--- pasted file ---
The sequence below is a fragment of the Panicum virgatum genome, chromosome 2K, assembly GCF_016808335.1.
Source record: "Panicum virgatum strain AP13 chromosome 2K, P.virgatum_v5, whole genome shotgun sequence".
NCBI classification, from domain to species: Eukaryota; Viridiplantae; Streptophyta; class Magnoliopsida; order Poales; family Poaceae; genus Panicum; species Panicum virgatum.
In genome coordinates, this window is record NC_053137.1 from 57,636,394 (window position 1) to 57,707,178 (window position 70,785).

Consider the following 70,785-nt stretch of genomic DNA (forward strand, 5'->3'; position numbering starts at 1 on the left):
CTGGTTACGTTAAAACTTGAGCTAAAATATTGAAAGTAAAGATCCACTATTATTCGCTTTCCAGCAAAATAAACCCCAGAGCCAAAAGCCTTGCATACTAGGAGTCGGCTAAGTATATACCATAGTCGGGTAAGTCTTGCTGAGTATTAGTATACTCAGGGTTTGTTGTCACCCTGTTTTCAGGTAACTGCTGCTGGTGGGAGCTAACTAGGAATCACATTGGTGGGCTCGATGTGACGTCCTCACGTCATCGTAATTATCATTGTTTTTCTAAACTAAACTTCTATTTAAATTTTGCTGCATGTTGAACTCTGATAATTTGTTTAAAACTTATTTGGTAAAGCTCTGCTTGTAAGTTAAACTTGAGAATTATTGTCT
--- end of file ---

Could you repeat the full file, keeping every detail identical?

The sequence below is a fragment of the Panicum virgatum genome, chromosome 2K, assembly GCF_016808335.1.
Source record: "Panicum virgatum strain AP13 chromosome 2K, P.virgatum_v5, whole genome shotgun sequence".
NCBI classification, from domain to species: Eukaryota; Viridiplantae; Streptophyta; class Magnoliopsida; order Poales; family Poaceae; genus Panicum; species Panicum virgatum.
In genome coordinates, this window is record NC_053137.1 from 57,636,394 (window position 1) to 57,707,178 (window position 70,785).

Consider the following 70,785-nt stretch of genomic DNA (forward strand, 5'->3'; position numbering starts at 1 on the left):
CTGGTTACGTTAAAACTTGAGCTAAAATATTGAAAGTAAAGATCCACTATTATTCGCTTTCCAGCAAAATAAACCCCAGAGCCAAAAGCCTTGCATACTAGGAGTCGGCTAAGTATATACCATAGTCGGGTAAGTCTTGCTGAGTATTAGTATACTCAGGGTTTGTTGTCACCCTGTTTTCAGGTAACTGCTGCTGGTGGGAGCTAACTAGGAATCACATTGGTGGGCTCGATGTGACGTCCTCACGTCATCGTAATTATCATTGTTTTTCTAAACTAAACTTCTATTTAAATTTTGCTGCATGTTGAACTCTGATAATTTGTTTAAAACTTATTTGGTAAAGCTCTGCTTGTAAGTTAAACTTGAGAATTATTGTCT